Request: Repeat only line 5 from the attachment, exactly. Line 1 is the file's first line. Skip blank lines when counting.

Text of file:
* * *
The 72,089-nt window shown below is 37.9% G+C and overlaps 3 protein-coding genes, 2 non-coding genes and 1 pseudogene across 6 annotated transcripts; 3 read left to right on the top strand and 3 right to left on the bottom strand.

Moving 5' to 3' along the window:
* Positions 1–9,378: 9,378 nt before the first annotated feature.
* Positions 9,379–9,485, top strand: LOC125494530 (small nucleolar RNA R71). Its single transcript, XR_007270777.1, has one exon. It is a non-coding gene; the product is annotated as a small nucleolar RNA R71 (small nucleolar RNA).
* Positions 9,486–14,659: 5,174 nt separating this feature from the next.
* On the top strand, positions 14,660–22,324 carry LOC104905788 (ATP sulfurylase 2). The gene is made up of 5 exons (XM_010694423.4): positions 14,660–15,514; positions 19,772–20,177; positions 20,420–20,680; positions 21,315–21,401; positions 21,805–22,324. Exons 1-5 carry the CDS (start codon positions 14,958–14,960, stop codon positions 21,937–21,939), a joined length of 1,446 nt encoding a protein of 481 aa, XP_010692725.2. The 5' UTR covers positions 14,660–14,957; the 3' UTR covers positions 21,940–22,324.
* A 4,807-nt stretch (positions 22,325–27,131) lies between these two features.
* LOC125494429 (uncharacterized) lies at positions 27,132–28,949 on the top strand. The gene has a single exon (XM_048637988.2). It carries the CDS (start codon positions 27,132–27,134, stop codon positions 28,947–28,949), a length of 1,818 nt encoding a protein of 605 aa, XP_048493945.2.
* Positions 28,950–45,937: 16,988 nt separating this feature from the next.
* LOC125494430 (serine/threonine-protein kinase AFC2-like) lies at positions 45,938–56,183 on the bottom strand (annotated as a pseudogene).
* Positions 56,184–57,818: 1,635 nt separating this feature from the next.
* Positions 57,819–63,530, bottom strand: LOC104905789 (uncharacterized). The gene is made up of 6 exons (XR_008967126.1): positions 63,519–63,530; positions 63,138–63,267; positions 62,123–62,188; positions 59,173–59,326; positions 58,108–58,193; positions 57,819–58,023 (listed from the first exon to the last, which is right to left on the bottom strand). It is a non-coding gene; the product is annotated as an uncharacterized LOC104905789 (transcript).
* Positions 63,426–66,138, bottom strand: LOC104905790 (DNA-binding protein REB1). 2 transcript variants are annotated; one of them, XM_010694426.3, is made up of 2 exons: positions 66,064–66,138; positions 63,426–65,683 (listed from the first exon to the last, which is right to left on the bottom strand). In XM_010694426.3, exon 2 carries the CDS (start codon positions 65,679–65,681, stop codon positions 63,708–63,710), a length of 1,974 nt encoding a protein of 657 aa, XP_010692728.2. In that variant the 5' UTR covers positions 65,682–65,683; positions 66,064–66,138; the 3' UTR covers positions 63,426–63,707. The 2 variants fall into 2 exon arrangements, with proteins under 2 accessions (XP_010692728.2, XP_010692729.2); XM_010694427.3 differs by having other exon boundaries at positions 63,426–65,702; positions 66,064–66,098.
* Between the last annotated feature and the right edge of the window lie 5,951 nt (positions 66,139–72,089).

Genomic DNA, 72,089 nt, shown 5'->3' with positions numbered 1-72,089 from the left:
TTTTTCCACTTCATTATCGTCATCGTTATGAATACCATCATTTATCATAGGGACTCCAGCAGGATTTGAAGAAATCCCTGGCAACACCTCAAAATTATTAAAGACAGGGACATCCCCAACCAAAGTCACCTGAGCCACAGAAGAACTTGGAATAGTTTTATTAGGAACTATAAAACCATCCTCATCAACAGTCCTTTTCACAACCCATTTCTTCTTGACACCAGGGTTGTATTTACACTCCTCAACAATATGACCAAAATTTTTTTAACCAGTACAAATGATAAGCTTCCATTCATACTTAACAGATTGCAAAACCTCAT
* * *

* Positions 9,486–14,659: 5,174 nt separating this feature from the next.